Stability in running shoes

These types of shoes provide a cushioning, medial support and durability and offer a compromise between motion control and cushioned shoes. They tend to prevent excess motion and are ideal for runners who have normal arches and who prefer some medial support and good durability.

Lightweight running shoes

These shoes are lighter and more responsive than standard trainers and may have varying degrees of cushioning and/or stability, but they are too lightweight to be classed as motion control shoes. These are ideal for fast-paced training or racing.

Trail shoes

These shoes have special a kind of feature to help you run on all kinds of rugged terrain, including Gore-Tex liners, midfoot wraps and lugged outer soles.

Buying your running shoes

When buying your shoes, go to a store that specializes in sports shoes, or even better, visit a specialist running shoe store. Seek advice from the salespeople, they may want to know how long you've been running, how many miles you cover per week, on what surfaces you train and if you have any special needs like overpronation or flat feet. This will help them to recommend a shoe that's right for you.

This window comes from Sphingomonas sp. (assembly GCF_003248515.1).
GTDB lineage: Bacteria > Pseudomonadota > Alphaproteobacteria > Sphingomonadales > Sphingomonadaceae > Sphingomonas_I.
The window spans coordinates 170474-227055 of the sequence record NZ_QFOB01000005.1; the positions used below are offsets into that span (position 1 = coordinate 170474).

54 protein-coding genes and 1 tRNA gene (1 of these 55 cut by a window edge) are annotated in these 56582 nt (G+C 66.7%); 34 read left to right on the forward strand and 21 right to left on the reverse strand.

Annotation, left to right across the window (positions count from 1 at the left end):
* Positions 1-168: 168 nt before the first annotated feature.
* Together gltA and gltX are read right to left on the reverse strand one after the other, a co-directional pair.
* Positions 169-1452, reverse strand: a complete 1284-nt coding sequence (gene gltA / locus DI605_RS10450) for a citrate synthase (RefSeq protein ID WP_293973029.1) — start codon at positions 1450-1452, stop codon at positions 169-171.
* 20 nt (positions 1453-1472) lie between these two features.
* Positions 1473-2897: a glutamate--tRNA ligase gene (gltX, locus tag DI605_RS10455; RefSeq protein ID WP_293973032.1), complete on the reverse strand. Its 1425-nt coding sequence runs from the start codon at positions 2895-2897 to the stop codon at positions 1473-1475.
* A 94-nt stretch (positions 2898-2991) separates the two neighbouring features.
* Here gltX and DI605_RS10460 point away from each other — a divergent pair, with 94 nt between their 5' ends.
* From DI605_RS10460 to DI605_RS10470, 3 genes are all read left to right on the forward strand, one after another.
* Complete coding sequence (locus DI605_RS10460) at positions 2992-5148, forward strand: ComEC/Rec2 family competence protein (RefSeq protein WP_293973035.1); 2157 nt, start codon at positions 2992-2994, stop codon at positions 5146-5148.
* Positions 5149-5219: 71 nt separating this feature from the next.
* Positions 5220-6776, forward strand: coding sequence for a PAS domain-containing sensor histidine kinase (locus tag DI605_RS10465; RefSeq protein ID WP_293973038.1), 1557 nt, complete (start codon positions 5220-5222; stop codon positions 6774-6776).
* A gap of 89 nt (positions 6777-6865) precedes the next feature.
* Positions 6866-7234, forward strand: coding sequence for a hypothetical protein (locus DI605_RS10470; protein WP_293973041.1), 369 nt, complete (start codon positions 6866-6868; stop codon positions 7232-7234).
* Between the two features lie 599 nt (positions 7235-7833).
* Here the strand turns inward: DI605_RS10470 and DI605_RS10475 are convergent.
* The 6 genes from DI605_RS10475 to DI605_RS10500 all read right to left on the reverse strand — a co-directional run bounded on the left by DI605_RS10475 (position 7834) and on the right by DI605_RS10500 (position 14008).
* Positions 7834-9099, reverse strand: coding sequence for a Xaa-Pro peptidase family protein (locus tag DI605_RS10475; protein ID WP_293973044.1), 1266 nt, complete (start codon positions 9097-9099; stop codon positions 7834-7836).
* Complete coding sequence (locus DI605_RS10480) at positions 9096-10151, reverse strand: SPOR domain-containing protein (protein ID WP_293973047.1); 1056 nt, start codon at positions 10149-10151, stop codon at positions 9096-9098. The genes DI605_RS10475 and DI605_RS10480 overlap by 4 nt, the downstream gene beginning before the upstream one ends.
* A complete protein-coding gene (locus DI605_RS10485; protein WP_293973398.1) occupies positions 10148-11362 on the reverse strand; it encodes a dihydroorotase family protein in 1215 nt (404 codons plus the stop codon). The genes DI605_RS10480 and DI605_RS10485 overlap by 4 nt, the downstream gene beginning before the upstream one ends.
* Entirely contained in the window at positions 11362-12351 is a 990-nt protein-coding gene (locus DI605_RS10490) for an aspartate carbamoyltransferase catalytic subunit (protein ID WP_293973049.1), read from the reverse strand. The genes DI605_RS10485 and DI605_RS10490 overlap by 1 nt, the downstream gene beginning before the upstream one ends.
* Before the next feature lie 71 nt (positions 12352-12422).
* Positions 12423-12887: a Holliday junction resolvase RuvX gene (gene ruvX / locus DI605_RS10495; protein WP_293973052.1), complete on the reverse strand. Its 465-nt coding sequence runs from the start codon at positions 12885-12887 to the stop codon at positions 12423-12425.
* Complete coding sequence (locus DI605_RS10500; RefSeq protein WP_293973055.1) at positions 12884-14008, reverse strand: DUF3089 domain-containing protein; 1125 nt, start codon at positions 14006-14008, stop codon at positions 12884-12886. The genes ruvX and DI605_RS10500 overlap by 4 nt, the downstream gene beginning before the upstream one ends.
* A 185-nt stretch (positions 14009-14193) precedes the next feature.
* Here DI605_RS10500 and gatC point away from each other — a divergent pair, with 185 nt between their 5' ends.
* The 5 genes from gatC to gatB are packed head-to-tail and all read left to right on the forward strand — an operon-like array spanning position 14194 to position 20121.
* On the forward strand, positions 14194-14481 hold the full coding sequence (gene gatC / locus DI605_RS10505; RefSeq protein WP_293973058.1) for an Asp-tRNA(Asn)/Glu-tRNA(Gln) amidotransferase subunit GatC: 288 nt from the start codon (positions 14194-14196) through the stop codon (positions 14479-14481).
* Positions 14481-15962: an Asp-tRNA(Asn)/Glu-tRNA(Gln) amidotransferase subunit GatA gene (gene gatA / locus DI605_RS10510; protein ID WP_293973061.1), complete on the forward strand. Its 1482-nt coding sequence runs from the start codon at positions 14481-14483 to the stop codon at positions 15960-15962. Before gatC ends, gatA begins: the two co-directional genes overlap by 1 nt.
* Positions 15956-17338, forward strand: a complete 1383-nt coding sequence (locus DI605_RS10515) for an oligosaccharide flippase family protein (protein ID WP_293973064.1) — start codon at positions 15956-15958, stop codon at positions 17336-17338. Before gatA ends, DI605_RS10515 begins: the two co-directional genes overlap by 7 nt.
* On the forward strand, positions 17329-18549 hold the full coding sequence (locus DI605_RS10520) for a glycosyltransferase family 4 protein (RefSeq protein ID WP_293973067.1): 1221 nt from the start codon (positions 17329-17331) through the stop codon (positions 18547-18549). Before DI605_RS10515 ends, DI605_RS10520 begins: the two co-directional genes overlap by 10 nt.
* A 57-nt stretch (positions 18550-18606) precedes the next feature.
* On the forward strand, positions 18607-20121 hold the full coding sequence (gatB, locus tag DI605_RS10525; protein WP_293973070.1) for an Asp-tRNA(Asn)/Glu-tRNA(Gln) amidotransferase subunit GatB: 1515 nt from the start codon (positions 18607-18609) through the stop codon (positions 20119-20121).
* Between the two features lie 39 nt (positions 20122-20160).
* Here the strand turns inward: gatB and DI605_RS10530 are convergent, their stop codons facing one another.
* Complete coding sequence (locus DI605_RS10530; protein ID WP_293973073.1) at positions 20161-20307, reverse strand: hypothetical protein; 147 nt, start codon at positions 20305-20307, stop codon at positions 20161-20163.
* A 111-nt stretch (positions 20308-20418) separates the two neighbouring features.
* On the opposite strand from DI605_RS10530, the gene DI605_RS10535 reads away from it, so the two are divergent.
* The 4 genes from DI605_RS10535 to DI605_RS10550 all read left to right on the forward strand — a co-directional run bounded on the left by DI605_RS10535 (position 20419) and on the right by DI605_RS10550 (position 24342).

Training shoes are renowned for being smaller than everyday shoes, so you may need to buy a half to full size larger than your usual size. In any case, it’s worth having your feet measured. Take a pair of running socks with you as their thickness will affect the fit of the shoe.

The right fit for your running shoes

Test for room at the front of the shoe by pressing your thumb into the top of the shoe just above your longest toe. Your thumb should fit between the end of your toe and the end of the shoe. Test for room at the widest part of your foot. The shoe should be snug, but not tight and your foot should not slide around. The upper part of the shoe should fit snugly and feel secure; it should not irritate or feel too tight on any part of your foot. Remember, take your time when buying your shoes, try out lots of different brands, styles and models until you find the shoe that’s right for you.